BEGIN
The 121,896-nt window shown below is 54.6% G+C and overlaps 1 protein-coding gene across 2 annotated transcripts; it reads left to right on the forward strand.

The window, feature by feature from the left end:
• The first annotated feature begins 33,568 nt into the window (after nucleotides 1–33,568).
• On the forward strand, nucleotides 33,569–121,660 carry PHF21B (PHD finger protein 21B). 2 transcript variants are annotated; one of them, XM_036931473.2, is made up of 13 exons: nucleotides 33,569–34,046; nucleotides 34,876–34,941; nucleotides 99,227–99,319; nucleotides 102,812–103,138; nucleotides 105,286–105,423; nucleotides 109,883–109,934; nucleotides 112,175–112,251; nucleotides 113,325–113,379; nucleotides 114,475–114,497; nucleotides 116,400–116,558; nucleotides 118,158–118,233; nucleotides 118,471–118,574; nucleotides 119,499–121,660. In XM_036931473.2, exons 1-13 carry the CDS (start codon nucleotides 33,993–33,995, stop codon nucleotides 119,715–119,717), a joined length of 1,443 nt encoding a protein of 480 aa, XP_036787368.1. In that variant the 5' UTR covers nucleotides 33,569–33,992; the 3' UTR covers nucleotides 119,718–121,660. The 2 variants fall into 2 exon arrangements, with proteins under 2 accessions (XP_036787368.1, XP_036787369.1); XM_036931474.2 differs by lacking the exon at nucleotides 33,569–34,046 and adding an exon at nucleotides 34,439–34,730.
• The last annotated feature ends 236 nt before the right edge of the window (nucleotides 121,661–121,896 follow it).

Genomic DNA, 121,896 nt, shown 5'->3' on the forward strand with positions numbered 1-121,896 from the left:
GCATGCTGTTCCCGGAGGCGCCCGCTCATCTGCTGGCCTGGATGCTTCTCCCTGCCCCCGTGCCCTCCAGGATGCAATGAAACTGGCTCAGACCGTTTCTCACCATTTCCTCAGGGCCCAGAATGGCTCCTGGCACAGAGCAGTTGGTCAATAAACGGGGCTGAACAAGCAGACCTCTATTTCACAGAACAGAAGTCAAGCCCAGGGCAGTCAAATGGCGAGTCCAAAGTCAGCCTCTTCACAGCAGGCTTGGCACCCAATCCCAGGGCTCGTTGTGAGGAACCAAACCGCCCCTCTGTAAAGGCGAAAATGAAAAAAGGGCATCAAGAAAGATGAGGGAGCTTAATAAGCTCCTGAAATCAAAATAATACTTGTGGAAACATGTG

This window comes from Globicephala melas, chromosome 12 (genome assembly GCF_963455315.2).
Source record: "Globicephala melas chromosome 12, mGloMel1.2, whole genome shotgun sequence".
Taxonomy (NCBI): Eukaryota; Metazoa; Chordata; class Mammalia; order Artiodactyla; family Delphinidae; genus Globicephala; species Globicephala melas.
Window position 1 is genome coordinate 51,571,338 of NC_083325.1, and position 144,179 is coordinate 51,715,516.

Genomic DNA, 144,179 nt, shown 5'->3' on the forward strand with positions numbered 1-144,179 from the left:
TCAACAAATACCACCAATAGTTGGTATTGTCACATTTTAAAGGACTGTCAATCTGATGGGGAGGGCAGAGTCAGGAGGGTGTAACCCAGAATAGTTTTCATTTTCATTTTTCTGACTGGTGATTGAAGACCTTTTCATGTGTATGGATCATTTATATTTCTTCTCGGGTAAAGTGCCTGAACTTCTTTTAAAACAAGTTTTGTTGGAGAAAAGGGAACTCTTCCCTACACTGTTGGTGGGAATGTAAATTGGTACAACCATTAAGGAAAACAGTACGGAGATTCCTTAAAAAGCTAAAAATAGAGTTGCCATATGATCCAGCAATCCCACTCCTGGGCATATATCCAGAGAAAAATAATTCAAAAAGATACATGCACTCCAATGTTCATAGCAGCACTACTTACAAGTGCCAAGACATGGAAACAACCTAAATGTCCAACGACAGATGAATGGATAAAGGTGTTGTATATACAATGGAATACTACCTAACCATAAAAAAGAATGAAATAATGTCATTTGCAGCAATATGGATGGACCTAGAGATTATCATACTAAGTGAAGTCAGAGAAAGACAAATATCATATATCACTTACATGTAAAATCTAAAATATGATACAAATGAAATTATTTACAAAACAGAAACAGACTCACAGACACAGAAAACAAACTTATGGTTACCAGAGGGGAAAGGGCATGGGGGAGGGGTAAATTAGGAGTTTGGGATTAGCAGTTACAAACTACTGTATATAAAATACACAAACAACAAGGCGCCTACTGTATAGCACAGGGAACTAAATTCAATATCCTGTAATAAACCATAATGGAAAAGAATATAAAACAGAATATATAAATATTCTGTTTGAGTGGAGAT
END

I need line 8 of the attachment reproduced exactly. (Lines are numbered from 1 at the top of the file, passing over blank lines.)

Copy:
This window comes from Globicephala melas, chromosome 12 (genome assembly GCF_963455315.2).